10 Jul 2018

The Specialized EVO recipe is an oldie, but a goodie - take a regular Specialized model, add some spice. The Epic is the latest model to get that treatment, with a few handy tweaks that should make for a much more versatile machine. Here are our first impressions!

The not-so-minor details

Product

Specialized Epic Expert Carbon EVO

Price

7250

Weight

11800

Positives

A more appropriate Epic for all those times you're not racing.

Negatives

Pricing seems steep.

When we tested the new Specialized S-Works Epic a few months back, we heaped praise on the bike for its confidence and flawless singletrack handling. It really did feel like the ultimate new-school XC race machine, with the geometry to tackle some pretty technical terrain. But, like a lot of race bikes, it was pretty hard on the body in rougher trails, especially with the Brain-equipped fork which we found quite choppy.


We’re not going to go into all the details of the latest Epic here – we’ve done that many times before: check out our First Impressions piece, along with our full review here, and a head-to-head comparison with Giant’s Anthem 29 as well


We like it – this bike makes a lot of sense to us. The addition of a dropper post doesn’t interfere with those remarkably clean lines of the Epic, but it definitely changes this bike’s attitude.

Still, was no mistaking the new Epic’s potential to build up into a pretty fun lightweight trail bike too. A super stiff frame, relatively slack angles and dropper post compatibility all gave us pause for thought, “what if we took an Epic, gave it a regular fork, a dropper post and some chunky rubber…?” It turns out Specialized had exactly that in mind, too.

Sharing the exact same frame as the Epic, the EVO version scores a 120mm FOX 34SC fork, a dropper post, a Ground Control front tyre, and a wider bar. You’ve still got the Brain shock out back, and it still weighs bugger all, so it’s not going to be shy of some serious race action.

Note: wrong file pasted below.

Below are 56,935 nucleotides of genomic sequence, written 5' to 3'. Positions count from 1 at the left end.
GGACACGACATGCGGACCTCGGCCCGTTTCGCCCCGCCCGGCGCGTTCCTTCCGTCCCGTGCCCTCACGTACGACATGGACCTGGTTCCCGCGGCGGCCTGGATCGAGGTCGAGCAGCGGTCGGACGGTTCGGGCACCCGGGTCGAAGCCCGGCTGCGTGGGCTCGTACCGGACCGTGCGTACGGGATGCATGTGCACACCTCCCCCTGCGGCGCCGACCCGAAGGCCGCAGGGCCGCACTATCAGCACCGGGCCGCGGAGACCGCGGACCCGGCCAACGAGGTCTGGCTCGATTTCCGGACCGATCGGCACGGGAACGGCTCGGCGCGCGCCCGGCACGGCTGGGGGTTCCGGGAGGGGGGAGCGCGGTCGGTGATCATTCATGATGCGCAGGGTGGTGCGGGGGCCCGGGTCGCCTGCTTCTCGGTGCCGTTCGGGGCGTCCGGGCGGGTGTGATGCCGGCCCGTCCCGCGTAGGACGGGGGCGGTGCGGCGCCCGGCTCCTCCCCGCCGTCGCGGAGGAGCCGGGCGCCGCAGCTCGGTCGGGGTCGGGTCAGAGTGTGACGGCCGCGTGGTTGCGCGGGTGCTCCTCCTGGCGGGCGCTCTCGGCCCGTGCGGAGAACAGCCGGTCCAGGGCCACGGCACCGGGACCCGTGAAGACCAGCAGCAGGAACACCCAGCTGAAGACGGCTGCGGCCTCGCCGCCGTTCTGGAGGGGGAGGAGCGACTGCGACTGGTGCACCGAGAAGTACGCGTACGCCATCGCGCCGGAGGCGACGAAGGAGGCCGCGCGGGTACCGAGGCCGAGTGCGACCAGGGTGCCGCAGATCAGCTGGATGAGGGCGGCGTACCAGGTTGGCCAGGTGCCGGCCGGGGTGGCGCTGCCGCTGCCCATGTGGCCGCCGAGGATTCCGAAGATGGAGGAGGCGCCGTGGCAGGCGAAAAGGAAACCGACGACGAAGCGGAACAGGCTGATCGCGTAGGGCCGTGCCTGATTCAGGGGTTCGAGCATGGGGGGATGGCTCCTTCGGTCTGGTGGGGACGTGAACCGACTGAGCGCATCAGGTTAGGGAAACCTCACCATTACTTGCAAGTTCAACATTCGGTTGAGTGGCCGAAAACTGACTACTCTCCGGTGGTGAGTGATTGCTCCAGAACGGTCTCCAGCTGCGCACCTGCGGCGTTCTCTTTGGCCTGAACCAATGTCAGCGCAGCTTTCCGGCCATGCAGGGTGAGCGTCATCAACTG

The Brain shock is a pretty highly evolved piece of kit now, but we’ve never agreed with this technology’s application in a fork, it makes a lot more sense out back in our opinion.
A 120mm-travel FOX 34, a more aggressive front tyre and a slightly wider bar (750mm vs 720mm) all add up to a more confident front end.

We’ve said it many times before; XC race bikes are great… when you’re racing. With the EVO version, Specialized are clearly trying to broaden the horizons of what is a very capable platform, but without sacrificing too much performance on the racetrack.

It’s perfect timing for this bike to roll into our lives -it falls into the mix alongside the Intense Sniper XC and Yeti SB100, both of which aim to bring a bit of trail bike fun to the racetrack as well – so we’ve got some handy reference points for its performance. We’ll be bringing you a full review of this bike in the coming weeks, so hold the phone.

The flex-stay rear end is very laterally stiff.
The heart of the Epic is found at the rear axle – the Brain.